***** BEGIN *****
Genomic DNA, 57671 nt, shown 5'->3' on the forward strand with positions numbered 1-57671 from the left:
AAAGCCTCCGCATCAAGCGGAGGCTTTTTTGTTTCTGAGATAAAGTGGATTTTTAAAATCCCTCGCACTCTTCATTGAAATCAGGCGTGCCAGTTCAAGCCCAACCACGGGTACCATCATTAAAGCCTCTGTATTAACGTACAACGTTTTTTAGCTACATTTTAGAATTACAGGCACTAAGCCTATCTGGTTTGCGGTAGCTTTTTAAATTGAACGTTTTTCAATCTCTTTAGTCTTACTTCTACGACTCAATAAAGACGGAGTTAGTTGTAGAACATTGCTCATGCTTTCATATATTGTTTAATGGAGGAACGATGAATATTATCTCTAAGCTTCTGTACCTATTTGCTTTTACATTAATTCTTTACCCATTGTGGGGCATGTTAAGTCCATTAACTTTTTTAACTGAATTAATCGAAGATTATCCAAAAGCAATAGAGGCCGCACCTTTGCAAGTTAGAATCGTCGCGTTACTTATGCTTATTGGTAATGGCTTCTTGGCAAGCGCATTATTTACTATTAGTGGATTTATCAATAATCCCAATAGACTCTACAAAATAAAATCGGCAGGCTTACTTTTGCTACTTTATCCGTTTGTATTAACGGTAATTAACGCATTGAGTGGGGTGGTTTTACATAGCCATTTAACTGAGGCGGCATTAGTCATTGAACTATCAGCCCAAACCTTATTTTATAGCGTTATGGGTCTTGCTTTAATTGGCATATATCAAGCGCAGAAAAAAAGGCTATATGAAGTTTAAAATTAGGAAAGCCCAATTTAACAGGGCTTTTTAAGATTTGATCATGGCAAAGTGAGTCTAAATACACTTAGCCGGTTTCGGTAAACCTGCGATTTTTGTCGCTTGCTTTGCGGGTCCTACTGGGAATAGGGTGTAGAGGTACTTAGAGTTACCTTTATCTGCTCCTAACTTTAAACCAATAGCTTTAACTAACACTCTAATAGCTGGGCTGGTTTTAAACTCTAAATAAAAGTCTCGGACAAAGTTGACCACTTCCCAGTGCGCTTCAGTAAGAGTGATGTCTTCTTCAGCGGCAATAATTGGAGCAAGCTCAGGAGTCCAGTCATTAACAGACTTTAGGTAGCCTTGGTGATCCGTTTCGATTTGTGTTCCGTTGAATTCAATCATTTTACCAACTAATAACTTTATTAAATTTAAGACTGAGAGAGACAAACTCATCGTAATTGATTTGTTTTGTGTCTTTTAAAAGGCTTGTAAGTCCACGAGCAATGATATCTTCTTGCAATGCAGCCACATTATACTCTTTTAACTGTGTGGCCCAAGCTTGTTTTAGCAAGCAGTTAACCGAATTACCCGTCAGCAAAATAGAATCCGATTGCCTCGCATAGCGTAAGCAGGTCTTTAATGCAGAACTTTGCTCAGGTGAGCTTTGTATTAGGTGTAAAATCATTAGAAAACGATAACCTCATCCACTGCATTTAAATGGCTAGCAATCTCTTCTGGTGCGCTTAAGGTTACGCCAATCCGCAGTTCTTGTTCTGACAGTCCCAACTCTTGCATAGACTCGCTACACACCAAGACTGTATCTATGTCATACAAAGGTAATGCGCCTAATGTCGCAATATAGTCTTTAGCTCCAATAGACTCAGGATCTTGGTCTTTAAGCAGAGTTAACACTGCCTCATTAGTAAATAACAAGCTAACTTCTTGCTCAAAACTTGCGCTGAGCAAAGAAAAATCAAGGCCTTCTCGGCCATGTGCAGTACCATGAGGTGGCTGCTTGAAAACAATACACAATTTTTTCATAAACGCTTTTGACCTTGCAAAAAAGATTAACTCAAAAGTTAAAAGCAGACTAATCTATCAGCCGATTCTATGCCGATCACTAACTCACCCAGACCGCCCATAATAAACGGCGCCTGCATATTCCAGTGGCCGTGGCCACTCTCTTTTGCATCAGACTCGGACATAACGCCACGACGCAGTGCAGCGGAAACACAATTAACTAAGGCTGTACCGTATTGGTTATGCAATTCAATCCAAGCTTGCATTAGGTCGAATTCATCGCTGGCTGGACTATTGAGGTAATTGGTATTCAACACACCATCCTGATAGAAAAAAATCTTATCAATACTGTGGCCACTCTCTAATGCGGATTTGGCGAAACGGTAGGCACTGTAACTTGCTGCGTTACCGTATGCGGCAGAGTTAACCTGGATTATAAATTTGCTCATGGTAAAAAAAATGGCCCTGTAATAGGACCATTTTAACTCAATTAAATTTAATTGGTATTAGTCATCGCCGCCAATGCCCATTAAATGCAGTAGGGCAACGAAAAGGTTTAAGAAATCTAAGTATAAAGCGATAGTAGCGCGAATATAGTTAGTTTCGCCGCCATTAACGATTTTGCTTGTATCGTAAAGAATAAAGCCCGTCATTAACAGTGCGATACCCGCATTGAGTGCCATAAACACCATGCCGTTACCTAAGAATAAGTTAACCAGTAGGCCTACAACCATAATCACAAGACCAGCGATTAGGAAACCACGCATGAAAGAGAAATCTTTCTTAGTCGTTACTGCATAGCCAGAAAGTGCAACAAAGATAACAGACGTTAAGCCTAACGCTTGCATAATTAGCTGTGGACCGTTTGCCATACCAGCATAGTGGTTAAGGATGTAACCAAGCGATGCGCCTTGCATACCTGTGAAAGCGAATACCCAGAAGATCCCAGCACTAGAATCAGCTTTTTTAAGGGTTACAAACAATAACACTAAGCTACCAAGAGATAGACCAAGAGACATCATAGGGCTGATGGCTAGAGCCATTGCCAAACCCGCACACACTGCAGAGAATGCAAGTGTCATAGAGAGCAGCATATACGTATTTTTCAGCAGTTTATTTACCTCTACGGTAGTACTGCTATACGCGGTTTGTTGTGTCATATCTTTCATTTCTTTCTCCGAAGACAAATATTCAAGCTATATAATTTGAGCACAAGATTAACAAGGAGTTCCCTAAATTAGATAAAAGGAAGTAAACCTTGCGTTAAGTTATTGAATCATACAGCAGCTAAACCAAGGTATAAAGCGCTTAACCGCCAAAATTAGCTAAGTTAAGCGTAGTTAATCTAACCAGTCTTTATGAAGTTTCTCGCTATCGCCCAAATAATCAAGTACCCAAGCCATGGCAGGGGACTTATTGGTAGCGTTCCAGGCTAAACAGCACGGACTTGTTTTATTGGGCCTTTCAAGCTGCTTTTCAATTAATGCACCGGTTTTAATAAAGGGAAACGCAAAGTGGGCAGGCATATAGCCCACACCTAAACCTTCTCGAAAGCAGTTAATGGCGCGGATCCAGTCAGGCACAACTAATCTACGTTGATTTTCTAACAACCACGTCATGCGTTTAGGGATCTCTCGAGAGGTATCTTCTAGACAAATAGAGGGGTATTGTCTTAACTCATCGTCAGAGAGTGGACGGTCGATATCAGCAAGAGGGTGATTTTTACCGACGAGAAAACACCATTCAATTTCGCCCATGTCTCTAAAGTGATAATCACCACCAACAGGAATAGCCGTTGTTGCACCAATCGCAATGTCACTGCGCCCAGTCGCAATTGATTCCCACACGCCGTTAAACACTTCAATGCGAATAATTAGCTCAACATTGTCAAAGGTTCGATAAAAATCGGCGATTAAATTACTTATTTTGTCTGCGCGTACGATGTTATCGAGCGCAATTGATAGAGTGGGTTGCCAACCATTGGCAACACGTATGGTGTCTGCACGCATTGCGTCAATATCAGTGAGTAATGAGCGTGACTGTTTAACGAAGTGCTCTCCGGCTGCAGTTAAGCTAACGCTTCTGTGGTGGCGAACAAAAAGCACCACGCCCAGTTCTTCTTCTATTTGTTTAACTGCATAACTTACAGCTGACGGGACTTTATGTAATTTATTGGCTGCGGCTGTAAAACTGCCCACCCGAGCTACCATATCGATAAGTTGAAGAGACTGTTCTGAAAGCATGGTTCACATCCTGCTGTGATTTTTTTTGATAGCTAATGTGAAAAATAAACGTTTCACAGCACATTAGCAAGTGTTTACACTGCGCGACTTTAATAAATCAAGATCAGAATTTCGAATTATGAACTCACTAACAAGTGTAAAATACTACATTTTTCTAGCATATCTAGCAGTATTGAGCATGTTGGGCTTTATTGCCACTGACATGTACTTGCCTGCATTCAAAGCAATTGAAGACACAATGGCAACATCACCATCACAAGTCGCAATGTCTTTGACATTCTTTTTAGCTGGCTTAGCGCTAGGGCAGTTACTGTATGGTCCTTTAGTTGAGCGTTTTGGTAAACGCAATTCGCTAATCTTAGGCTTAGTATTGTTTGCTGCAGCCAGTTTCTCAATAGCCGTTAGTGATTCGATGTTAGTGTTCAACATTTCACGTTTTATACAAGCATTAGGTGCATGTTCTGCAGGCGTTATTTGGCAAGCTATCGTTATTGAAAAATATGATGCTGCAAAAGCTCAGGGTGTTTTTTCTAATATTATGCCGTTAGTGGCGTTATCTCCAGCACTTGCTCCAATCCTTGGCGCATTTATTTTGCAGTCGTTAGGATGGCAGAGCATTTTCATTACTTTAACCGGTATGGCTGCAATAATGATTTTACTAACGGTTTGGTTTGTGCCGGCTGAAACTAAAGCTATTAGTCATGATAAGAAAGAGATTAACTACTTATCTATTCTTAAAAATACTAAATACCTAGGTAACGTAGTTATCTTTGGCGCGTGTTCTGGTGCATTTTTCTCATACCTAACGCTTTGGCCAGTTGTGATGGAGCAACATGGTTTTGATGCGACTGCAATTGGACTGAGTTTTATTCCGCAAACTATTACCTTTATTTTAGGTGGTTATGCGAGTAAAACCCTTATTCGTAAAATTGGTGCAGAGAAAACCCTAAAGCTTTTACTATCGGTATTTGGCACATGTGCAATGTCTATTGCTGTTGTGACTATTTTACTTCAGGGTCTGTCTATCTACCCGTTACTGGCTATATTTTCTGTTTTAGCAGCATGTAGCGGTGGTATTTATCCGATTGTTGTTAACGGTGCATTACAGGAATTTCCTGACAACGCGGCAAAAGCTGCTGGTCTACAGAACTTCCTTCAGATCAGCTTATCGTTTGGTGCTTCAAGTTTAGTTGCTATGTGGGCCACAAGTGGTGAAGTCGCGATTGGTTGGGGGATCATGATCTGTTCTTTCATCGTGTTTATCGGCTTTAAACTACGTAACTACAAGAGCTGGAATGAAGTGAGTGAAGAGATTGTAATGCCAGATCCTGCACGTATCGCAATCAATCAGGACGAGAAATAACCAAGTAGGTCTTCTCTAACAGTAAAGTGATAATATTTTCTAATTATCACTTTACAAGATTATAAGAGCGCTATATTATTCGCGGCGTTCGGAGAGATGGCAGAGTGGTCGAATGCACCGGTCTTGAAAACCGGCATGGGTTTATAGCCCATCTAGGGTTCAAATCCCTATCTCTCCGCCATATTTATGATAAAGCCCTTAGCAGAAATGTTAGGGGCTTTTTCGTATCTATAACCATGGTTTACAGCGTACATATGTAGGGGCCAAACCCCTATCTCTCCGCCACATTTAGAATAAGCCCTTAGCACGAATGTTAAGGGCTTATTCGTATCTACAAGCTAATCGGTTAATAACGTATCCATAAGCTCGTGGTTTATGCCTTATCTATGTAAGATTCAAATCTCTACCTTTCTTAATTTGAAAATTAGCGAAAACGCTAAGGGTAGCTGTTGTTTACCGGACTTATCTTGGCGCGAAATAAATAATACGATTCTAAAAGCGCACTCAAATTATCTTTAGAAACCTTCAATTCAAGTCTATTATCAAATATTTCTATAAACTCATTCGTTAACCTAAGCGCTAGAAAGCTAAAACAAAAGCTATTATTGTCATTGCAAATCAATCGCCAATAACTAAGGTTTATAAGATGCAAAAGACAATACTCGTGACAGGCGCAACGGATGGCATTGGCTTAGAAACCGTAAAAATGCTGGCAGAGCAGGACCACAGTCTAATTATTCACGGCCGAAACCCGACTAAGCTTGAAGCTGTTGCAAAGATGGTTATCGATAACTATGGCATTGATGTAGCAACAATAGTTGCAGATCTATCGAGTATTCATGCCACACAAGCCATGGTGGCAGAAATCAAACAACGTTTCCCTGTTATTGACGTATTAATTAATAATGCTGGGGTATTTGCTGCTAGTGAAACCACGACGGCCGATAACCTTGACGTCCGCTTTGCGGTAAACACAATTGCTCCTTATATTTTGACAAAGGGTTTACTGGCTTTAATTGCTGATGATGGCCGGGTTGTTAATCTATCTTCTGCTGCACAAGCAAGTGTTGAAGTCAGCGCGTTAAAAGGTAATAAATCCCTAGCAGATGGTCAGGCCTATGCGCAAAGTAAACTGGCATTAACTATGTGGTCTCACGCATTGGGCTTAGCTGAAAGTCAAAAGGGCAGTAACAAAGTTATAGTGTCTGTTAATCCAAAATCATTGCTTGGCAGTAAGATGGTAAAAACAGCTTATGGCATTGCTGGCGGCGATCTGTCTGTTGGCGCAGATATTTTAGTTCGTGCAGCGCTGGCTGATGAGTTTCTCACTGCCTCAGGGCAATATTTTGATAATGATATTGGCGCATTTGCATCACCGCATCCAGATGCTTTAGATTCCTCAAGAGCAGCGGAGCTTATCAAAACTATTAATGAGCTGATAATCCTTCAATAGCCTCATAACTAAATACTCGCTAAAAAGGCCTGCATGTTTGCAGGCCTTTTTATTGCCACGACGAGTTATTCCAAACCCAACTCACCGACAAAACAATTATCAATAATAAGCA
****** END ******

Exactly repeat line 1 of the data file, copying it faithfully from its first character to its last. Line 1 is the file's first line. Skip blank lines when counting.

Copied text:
Genomic DNA, 57671 nt, shown 5'->3' on the forward strand with positions numbered 1-57671 from the left: